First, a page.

The seller doesn't always have to make repairs; that's up to both the buyer and seller and is specified in the purchase contract. Sometimes, a credit can be applied at closing to allow the buyer to make the repairs at a later date, or the seller may agree to a lower purchase price. If the inspection report notes defects major enough to require extensive repairs, the buyer usually has the option to back out of the contract unless otherwise specified.
What Happens During a Home Inspection?
A typical home inspection takes three to four hours, during which time the inspector makes a thorough examination of the structure of the house, the electrical system, the plumbing and HVAC systems and the major appliances. Every issue is documented in writing (and usually also with a picture), and at the end of the examination, the inspector draws up a home inspection report and presents it to the buyer through the buyer's agent or in person if the buyer decides to attend. The report includes a description of each issue noted and a recommendation for repair.
The inspection focuses on issues that affect the safety and comfort of people using the property, such as damaged electrical equipment, roof and plumbing leaks, loss of structural integrity caused by water damage and malfunctioning heating and cooling systems. Although it isn't required, it's a good idea for the buyer or the buyer's agent to be present during the inspection because that's the best way to get all the information about issues and needed repairs.
Rather than give the buyer the run of the property before it's sold, however, the seller or the seller's agent may also insist on attending. Since the issue of who attends the inspection can be controversial, some states have established laws stipulating than no one other than the inspector should be present to avoid compromising neutrality. In the absence of such laws, if you're buying a house, you should always attend the home inspection or be represented there by your agent.
What's Included and What's Not Included
A home inspection involves examination of the interior and exterior of the house and notes safety and usability issues arising from poor construction methods, defects in plumbing and electrical systems, malfunctioning appliances and plumbing fixtures and general wear and tear. The inspector will go into the attic, basement and garage as well as every room in the house, testing each electrical outlet, turning on each faucet and flushing each toilet.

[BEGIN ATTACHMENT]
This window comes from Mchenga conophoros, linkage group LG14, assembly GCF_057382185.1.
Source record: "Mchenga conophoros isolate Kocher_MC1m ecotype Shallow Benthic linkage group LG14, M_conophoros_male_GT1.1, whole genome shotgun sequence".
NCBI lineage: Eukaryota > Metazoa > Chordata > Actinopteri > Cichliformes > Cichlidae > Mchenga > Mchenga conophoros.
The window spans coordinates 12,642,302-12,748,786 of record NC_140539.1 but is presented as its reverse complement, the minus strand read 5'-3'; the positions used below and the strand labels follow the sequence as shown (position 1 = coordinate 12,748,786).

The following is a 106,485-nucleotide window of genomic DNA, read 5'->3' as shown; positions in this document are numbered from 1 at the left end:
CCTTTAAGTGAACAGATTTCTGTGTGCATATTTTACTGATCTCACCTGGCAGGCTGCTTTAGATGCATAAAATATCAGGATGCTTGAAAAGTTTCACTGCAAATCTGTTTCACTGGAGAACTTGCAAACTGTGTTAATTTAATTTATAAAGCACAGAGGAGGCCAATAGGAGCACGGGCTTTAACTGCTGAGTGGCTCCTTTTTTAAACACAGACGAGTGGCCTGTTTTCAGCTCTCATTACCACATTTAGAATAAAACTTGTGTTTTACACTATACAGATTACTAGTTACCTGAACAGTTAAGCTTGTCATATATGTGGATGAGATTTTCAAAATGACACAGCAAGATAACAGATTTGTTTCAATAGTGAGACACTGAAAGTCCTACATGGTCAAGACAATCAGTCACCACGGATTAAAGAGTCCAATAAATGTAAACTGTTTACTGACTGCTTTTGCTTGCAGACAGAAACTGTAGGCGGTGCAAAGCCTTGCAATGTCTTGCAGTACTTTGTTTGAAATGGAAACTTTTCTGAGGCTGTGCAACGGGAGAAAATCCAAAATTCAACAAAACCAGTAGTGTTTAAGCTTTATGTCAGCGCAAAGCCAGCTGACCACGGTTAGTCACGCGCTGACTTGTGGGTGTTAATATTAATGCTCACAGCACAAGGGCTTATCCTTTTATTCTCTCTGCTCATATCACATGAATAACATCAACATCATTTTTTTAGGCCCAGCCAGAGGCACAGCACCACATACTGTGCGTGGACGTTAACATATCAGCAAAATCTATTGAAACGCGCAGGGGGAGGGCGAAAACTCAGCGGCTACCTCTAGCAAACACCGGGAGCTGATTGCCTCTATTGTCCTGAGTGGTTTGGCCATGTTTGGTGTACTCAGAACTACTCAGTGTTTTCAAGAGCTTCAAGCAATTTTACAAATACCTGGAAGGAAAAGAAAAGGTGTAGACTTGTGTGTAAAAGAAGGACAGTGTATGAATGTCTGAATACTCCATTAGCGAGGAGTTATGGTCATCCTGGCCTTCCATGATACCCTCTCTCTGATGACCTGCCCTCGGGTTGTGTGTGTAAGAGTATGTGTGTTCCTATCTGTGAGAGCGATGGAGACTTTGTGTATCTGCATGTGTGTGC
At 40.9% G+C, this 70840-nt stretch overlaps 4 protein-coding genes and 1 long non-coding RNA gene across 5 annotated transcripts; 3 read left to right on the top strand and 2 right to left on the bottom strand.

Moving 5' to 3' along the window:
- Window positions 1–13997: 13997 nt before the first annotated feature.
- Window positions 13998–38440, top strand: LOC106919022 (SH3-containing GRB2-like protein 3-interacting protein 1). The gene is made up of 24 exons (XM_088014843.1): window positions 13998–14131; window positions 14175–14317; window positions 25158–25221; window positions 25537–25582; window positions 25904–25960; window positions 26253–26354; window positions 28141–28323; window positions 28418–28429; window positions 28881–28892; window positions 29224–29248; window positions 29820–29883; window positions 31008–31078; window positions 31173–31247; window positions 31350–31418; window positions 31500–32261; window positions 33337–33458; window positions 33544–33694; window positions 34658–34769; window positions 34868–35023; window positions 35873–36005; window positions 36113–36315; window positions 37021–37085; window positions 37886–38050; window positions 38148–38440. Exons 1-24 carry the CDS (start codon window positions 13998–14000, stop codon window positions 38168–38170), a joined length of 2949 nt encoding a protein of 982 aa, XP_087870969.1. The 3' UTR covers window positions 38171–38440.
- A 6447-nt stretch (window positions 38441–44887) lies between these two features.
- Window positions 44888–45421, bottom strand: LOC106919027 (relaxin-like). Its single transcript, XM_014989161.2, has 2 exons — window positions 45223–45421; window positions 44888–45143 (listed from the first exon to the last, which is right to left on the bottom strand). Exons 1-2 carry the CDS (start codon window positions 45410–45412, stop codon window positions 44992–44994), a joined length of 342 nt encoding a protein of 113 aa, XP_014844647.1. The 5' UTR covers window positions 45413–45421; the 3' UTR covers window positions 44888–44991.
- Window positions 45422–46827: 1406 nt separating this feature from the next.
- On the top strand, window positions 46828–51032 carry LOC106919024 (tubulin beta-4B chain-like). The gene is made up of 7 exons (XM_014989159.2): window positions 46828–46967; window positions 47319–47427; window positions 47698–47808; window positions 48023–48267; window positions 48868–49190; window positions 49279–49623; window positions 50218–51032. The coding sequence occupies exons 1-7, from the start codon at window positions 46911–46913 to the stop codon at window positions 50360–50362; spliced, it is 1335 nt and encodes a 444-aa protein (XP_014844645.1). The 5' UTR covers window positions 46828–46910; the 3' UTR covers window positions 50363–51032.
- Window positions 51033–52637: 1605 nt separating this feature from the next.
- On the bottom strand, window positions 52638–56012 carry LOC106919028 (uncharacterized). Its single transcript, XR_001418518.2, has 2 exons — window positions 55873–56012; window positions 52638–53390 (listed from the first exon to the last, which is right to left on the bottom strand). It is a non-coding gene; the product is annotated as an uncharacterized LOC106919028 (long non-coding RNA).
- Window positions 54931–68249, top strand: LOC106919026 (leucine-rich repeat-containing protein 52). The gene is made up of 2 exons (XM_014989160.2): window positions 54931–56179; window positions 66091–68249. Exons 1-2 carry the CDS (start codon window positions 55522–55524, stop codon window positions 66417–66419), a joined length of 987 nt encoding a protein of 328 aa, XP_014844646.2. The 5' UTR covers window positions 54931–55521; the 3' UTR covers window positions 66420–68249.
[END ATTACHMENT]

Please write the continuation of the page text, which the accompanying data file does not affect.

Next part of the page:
They will go on the roof to check the shingles and gutters, and examine the siding as well as the interior walls and floors for signs of leaks, water damage and pest infestations. Most inspectors will also evaluate the HVAC system and the condition of the water heater as well as the condition of any exposed insulation.
While a general home inspection will identify the signs of pest infestations, most inspectors won't do a detailed pest inspection. Similarly, the average home inspection might identify structural problems or problems with the roof, but to get a more detailed evaluation and estimate for repairs, you usually have to schedule additional inspections by a specialist. The same goes for issues that require specialized testing equipment or require samples to be sent to a laboratory.
For example, a general home inspection usually doesn't include a radon test, which can be dangerously high in some basements, and it doesn't cover common hazardous materials, such as asbestos insulation or lead-based paint. If you're buying an older single-family home for your growing family, you'll want to schedule an extra inspection if you suspect that any of these toxic materials are present. If you're considering purchasing a new home that has been in a flood or has sustained extensive water damage, you'll also want to schedule an extra inspection to check for toxic mold.